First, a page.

Does CBE subsidies some services?

Yes, CBE does subsidize some services. Take, for example, the domestic card banking service. The actual cost of producing a single debit card is approximately 300 birr, including additional logistics costs such as transporting the card to the main branch. However, CBE offers new and replacement domestic debit cards for only 50 birr, effectively subsidizing the remaining cost of approximately 250 birr per card. It is worth noting that some private banks provide similar debit card services at twice the price of CBE’s 50 birr.

In addition to the domestic card banking service mentioned earlier, CBE also provides free POS terminals to merchants. The price range of these POS terminals typically varies from approximately ETB 15,000 to 18,000 to 30,000 and more, depending on the model. CBE covers all other costs associated with running the POS business, including SIM card/Ethernet data service every month, as well as thermal paper costs. It’s important to note that this practice is not unique to CBE alone; it’s a standard banking industry practice in Ethiopia. These are just a few examples of the services that most banks provide for free by subsidizing most of the costs, ensuring that the prices don’t fall on consumers.

While the introduction of new service charges by CBE has sparked debate, it’s crucial to understand that these fees should be seen as a form of cost-sharing rather than the primary source of revenue generation for the bank. It is worth noting that while CBE subsidizes some services, the revenue structure of banks in developed countries differs significantly. For example, JPMorgan Chase, one of the largest banks in America, derives just over a third of its revenue from fees. This contrasts with the banking landscape in Ethiopia, where the traditional model of lending money remains predominant, accounting for approximately 98% of the banks’ revenue and with only 2% attributed to fees.

With the Ethiopian banking sector opening up to foreign banks, it is imperative for CBE to proactively address these challenges, adapting its strategies to navigate the evolving landscape effectively.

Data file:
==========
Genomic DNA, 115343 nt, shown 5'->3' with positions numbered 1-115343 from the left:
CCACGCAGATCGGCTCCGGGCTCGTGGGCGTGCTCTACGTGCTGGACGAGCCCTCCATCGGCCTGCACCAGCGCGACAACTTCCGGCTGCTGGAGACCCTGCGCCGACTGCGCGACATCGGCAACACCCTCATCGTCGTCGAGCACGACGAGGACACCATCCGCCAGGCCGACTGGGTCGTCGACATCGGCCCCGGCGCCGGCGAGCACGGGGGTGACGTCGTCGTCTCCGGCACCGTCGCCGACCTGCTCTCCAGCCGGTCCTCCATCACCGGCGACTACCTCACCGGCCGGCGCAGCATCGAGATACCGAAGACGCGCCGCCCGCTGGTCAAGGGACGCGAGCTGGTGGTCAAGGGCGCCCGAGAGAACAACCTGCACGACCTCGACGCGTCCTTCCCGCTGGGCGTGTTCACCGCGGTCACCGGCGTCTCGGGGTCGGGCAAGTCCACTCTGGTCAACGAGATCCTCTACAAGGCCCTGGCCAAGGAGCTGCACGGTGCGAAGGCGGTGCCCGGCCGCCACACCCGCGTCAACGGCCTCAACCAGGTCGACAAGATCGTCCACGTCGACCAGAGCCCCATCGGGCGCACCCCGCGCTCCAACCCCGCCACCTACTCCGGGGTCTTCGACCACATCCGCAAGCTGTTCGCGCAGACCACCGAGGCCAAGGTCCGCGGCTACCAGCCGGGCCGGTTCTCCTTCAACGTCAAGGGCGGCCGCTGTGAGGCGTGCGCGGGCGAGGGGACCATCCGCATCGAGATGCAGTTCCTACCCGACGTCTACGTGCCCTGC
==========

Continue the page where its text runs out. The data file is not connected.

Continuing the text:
So then why is there outrage?

Here’s the thing: Every public and private organization adjusts its service and product prices based on the current market reality. From Kebeles to Weredas, from restaurants to boutiques, from schools to rental homes, businesses across all sectors have adjusted their prices over the past few years.

Similarly, public organizations like CBE must adapt to changing economic conditions to remain sustainable. While the outrage surrounding CBE’s fee adjustments may stem from its departure from longstanding practices, it is a necessary step to ensure the bank’s financial viability and continued provision of quality services to its customers.

Additionally, the significant outcry surrounding the introduction of these charges stems from the fact that some of these services were previously offered free of charge. It’s not merely a reaction to a price increase on existing services; rather, it reflects a desire to maintain the status quo. People have become accustomed to accessing these services without fees, and any deviation from this established norm prompts strong resistance and outcry.

The introduction of new banking fees by the CBE reflects a multifaceted response to the challenges posed by the evolving economic landscape. By aligning its fee structure with market realities and strategic imperatives, CBE aims to maintain financial sustainability while continuing to provide quality services to its customers. A comprehensive understanding of these factors is crucial for stakeholders to appreciate the complexities underlying fee adjustments in the banking industry.

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Asresahegn Yilma is a dedicated professional in the banking sector, specializing in digital banking at the Commercial Bank of Ethiopia. He holds a BA in management from Hawassa University and an MBA from Debre Birhan University. Currently, Asresahegn focuses on enhancing banking operations through digital solutions, helping to transform customer interactions and service delivery. Asresahegn also provides training within his professional sphere, sharing his knowledge on digital banking and management practices. He can be reached at [email protected].